Harvard | Mr. Bomb Squad To Business
GMAT 740, GPA 3.36
Duke Fuqua | Mr. IB Back Office To Front Office/Consulting
GMAT 640, GPA 2.8
Harvard | Mr. Comeback Kid
GMAT 770, GPA 2.8
Yale | Mr. Lawyer Turned Consultant
GMAT 730, GPA 3.7
Wharton | Ms. Strategy & Marketing Roles
GMAT 750, GPA 9.66/10
Harvard | Mr. Tech Risk
GMAT 750, GPA 3.6
Chicago Booth | Mr. Whitecoat Businessman
GMAT 740, GPA Equivalent to 3(Wes) and 3.4(scholaro)
MIT Sloan | Ms. Digital Manufacturing To Tech Innovator
GMAT 720, GPA 3.4
Harvard | Mr. Big 4 To Healthcare Reformer
GRE 338, GPA 4.0 (1st Class Honours - UK - Deans List)
Chicago Booth | Mr. Mexican Central Banker
GMAT 730, GPA 95.8/100 (1st in class)
Harvard | Mr. Billion Dollar Startup
GRE 309, GPA 6.75/10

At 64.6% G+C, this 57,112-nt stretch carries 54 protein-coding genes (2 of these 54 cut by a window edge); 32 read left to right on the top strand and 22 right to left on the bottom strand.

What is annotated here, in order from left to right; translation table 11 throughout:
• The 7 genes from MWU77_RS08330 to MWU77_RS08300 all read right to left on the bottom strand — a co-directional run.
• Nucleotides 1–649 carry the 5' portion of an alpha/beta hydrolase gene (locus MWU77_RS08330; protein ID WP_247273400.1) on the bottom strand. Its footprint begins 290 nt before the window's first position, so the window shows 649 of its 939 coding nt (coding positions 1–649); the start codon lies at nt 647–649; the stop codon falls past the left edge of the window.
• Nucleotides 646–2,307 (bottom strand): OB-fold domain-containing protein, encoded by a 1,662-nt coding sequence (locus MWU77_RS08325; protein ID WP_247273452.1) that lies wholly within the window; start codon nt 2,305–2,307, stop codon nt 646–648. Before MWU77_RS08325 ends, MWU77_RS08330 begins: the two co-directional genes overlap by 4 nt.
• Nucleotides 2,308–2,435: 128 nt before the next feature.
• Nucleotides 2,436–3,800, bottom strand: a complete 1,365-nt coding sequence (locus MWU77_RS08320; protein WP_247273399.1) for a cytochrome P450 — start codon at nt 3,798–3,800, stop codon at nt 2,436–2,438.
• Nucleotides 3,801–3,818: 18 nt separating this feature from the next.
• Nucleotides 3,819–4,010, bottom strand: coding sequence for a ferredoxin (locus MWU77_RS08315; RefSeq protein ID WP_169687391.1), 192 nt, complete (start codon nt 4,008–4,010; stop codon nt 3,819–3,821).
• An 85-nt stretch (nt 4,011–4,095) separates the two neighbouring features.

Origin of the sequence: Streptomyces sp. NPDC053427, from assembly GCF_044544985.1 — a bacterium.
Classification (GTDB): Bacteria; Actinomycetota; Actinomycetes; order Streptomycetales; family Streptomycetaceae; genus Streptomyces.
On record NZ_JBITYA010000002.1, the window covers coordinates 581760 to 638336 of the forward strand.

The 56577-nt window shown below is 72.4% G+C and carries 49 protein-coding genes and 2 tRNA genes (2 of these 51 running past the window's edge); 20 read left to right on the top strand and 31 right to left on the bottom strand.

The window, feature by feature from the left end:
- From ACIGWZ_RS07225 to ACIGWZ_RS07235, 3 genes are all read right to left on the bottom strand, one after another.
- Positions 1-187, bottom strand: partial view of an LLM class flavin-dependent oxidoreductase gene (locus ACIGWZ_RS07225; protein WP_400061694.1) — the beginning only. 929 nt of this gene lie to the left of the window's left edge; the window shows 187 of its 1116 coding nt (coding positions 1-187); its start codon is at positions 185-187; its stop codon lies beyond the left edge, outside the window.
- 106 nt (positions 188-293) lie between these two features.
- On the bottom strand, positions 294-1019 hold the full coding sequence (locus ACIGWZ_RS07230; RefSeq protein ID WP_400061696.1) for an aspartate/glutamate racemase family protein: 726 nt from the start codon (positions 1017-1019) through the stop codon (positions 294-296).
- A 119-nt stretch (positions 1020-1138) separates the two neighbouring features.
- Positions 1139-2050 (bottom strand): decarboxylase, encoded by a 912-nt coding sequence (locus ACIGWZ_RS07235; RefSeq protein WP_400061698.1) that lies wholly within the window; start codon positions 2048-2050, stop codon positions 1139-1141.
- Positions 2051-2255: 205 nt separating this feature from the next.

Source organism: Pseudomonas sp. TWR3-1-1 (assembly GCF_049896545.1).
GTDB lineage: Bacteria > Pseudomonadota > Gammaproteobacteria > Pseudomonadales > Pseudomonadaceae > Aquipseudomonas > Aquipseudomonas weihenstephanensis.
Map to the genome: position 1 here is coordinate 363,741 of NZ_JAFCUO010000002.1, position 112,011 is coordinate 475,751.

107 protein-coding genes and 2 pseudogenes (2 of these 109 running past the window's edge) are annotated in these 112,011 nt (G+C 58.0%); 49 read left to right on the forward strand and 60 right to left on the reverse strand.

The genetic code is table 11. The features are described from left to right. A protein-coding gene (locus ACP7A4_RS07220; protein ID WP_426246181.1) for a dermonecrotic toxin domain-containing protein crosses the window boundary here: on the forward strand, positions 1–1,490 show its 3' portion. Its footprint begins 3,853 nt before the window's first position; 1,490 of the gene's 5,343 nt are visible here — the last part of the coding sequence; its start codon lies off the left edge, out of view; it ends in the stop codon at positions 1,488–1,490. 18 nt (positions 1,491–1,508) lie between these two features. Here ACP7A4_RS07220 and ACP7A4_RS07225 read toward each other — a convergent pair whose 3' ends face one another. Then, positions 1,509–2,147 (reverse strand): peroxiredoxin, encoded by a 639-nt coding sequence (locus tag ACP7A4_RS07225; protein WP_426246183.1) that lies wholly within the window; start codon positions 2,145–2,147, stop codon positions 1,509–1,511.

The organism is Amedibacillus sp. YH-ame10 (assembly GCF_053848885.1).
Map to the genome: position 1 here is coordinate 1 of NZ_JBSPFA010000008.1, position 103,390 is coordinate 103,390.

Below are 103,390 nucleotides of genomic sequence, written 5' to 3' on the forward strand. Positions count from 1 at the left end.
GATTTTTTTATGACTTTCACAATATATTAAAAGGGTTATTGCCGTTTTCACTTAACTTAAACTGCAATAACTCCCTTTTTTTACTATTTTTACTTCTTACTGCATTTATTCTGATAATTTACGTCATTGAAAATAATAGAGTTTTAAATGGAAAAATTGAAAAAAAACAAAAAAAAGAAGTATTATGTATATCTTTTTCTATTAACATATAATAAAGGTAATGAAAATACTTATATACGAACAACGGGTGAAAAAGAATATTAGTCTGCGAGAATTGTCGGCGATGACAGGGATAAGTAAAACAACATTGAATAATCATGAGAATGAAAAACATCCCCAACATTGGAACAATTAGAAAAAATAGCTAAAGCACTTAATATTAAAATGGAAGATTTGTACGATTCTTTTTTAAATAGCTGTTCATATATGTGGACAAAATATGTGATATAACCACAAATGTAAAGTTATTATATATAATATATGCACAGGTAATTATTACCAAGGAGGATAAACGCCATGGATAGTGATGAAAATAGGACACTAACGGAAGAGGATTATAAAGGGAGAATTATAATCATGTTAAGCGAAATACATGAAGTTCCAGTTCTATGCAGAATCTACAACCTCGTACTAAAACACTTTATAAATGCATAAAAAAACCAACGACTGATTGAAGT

Cornell Johnson | Mr. Healthcare Corporate Development
GMAT 740, GPA 3.5
Columbia | Mr. Developing Social Enterprises
GMAT 750, GPA 3.75
IU Kelley | Mr. Advertising Guy
GMAT 650, GPA 3.5
Rice Jones | Mr. Tech Firm Product Manager
GRE 320, GPA 2.7
Yale | Mr. Education Management
GMAT 730, GPA 7.797/10
Columbia | Mr. Neptune
GMAT 750, GPA 3.65
Darden | Ms. Education Management
GRE 331, GPA 9.284/10
Columbia | Mr. Confused Consultant
GMAT 710, GPA 3.2
Harvard | Ms. 2+2 Trader
GMAT 770, GPA 3.9
Harvard | Mr Big 4 To IB
GRE 317, GPA 4.04/5.00
Stanford GSB | Ms. Engineer In Finance – Deferred MBA
GRE 332, GPA 3.94
Chicago Booth | Mr. Corporate Development
GMAT 740, GPA 3.2
UCLA Anderson | Mr. Second Chance In The US
GMAT 760, GPA 2.3
Harvard | Ms. Big 4 M&A Manager
GMAT 750, GPA 2:1 (Upper second-class honours, UK)
Harvard | Mr. Harvard 2+2, Chances?
GMAT 740, GPA 3.2
Wharton | Ms. Negotiator
GMAT 720, GPA 7.9/10

Meet Minnesota Carlson’s MBA Class Of 2021